PHOTO: Cell phone snapshot of adjustable finger guide in progress.
Summer thunderstorms pounded the Delaware Valley in the hours before Evan Brewer's Philly performance at the Trocadero with The Faceless. In the shop, I devised an adjustable floating fingertip contact plate, fitting it to Orchid, as we texted — wondering if there was enough time to meet before the show.
There was not. The design/build needed a few tweaks.
Evan plays using a technique he's developed to enable his incredible right hand speed. String contact is limited to his fingertips, which prevents soft tissue friction. Unlike conventional playing techniques, he is not trying to pluck the string from below, so dead air space beneath the strings slows his movement.
I wanted to solve this issue by giving him an adjustable smooth surface he could height and tilt modify as needed.
Orchid is proving to be one the most truly versatile basses I've used. Its tonal clarity lends itself to my solo material. I wish I'd had it on my first record. All my techniques sound the way I imagine them in my head.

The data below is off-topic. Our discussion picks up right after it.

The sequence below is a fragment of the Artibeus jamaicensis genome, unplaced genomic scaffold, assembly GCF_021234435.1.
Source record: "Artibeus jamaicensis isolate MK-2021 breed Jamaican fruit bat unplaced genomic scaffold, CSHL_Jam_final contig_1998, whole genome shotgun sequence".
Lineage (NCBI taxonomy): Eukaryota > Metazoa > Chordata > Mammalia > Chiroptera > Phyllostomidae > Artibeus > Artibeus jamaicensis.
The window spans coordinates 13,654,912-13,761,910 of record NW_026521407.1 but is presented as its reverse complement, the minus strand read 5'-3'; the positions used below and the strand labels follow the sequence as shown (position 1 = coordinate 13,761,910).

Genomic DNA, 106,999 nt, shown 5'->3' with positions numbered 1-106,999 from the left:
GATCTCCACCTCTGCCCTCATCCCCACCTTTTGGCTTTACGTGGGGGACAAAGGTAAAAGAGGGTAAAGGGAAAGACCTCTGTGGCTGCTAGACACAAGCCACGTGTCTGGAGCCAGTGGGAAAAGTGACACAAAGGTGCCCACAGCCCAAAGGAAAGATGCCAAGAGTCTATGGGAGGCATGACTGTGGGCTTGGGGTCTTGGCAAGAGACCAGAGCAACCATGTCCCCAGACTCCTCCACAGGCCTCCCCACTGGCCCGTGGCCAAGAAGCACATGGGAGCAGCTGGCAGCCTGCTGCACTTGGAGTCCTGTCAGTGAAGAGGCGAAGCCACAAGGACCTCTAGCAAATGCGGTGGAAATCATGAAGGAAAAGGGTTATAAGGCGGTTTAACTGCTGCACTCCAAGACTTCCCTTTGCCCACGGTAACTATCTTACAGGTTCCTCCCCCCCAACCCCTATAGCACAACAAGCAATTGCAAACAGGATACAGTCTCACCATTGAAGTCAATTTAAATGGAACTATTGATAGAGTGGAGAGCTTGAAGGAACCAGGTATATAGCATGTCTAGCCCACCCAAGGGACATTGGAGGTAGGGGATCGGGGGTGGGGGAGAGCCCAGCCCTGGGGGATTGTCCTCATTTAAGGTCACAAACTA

— Evan Brewer
PHOTO: Evan launches into Orchid bass, Seaside, NJ. Note his relaxed posture, with nice even shoulders and straight-line left wrist. The instrument balances effortlessly, upper horn against his sternum.
PHOTOS: Evan Brewer and Rick Toone lost in conversation, threading their way through the boardwalk crowd.
We decided to meet the following afternoon instead. Bands from the 2012 Summer Slaughter Tour had a day off, so the busses were rolling to Seaside, NJ. Vampires reach the beach.
Apart from Orchid, our goal was to see how the radical 6-string multiscale bass I'm building him fits. I'd completed body sculpting and applied basic finish coats. This would be the time to make changes if needed.
The new instrument sits on my lap without me noticing it, which is something I've never experienced. I'm beyond excited to get that thing and get rolling on the new album.
I think the new six string and Orchid are going to be very complimentary. I'm looking forward to recording with both.
PHOTOS: Tour bus design meeting. Periphery's bus parked behind (Misha Mansoor was in D.C. for the day). All photos Masi.